Waht is it about Apple and streaming music today?
First we learned that the House of Jobs was actively campaigning against Swedish streaming-music site Spotify bringing their free service to the US. Now, it turns out that Apple may be crossing the border into Rhapsody/Napster territory by offering their own subscription-music service via iTunes.
According to the New York Post — and yes, since it's the Post, we'll wait for you to take this with a football-sized grain of salt — Apple is actively negotiating with the same music-industry honchos it convinced to put the kibosh on Spotify's US debut, to hammer out the details for a US$10-15/month tiered service. Details as to how much music would be available at each price point have not been determined. Apple is clearly looking to overcome the current flat market growth for single-song downloads, even as album sales remain healthy.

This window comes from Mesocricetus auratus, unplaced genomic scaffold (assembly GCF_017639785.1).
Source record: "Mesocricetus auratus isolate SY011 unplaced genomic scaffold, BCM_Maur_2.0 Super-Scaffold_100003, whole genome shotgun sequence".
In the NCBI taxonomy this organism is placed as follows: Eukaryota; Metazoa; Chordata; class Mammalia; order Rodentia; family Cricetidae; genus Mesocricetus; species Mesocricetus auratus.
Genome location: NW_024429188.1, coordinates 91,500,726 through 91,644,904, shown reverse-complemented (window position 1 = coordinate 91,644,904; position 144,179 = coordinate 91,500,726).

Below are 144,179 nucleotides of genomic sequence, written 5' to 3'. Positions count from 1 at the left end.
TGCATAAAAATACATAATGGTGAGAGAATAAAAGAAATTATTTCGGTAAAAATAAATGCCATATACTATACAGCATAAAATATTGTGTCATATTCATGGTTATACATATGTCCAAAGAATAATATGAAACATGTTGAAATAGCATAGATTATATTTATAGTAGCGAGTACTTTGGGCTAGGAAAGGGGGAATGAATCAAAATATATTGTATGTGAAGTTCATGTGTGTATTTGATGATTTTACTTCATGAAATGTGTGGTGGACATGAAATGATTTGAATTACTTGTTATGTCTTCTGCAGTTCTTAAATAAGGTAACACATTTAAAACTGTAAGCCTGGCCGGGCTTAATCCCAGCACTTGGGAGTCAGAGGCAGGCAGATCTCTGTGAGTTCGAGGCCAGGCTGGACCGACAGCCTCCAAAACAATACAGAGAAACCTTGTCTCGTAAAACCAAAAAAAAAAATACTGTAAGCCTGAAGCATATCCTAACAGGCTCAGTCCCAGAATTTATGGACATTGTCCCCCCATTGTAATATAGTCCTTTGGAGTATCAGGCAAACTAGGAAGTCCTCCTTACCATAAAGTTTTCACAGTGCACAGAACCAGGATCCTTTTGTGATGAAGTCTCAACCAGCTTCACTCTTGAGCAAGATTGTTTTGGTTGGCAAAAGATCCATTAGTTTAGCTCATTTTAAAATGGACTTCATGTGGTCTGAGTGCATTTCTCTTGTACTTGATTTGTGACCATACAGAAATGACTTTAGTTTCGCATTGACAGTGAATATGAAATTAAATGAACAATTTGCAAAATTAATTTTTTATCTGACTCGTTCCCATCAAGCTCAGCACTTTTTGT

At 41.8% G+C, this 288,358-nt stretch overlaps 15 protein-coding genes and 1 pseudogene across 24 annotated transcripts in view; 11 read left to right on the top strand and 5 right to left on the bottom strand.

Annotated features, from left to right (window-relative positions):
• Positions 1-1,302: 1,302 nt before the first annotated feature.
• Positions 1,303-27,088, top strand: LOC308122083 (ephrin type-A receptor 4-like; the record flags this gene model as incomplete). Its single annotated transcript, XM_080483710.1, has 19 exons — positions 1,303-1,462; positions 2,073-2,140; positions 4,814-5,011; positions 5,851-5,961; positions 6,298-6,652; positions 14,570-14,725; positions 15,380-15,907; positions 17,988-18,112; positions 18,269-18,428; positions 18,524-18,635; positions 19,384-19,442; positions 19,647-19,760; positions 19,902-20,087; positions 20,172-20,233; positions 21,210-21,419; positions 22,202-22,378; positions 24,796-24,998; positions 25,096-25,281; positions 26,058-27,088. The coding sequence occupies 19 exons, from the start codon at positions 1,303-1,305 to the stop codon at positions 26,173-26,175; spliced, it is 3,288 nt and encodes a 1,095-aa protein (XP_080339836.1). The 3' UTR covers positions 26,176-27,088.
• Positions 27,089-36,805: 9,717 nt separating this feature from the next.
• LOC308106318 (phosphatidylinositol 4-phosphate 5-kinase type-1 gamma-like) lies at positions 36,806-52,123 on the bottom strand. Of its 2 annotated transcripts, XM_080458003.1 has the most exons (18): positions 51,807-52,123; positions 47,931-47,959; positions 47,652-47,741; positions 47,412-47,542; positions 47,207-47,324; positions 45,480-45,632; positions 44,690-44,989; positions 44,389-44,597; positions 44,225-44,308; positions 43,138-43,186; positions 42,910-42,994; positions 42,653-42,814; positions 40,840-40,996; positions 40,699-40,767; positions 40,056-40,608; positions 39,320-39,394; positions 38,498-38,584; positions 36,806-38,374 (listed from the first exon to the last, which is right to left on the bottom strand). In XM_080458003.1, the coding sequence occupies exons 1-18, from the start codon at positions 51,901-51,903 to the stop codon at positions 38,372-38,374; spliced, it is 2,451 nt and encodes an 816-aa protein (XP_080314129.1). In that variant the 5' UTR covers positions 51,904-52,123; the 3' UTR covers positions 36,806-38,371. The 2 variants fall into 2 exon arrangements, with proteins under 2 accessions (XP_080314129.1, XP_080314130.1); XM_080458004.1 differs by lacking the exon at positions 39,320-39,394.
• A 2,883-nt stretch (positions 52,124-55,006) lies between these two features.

The news dovetails with past rumors that Apple would launched a cloud-based music streaming service based around their purchase of Lala, which promised to allow anywhere access to both your personal music stash and any new tunes you buy or stream. It's also causing folk to take a closer look at Apple's new US$1 beellion data center in North Carolina as a potential hub for any streaming media plans.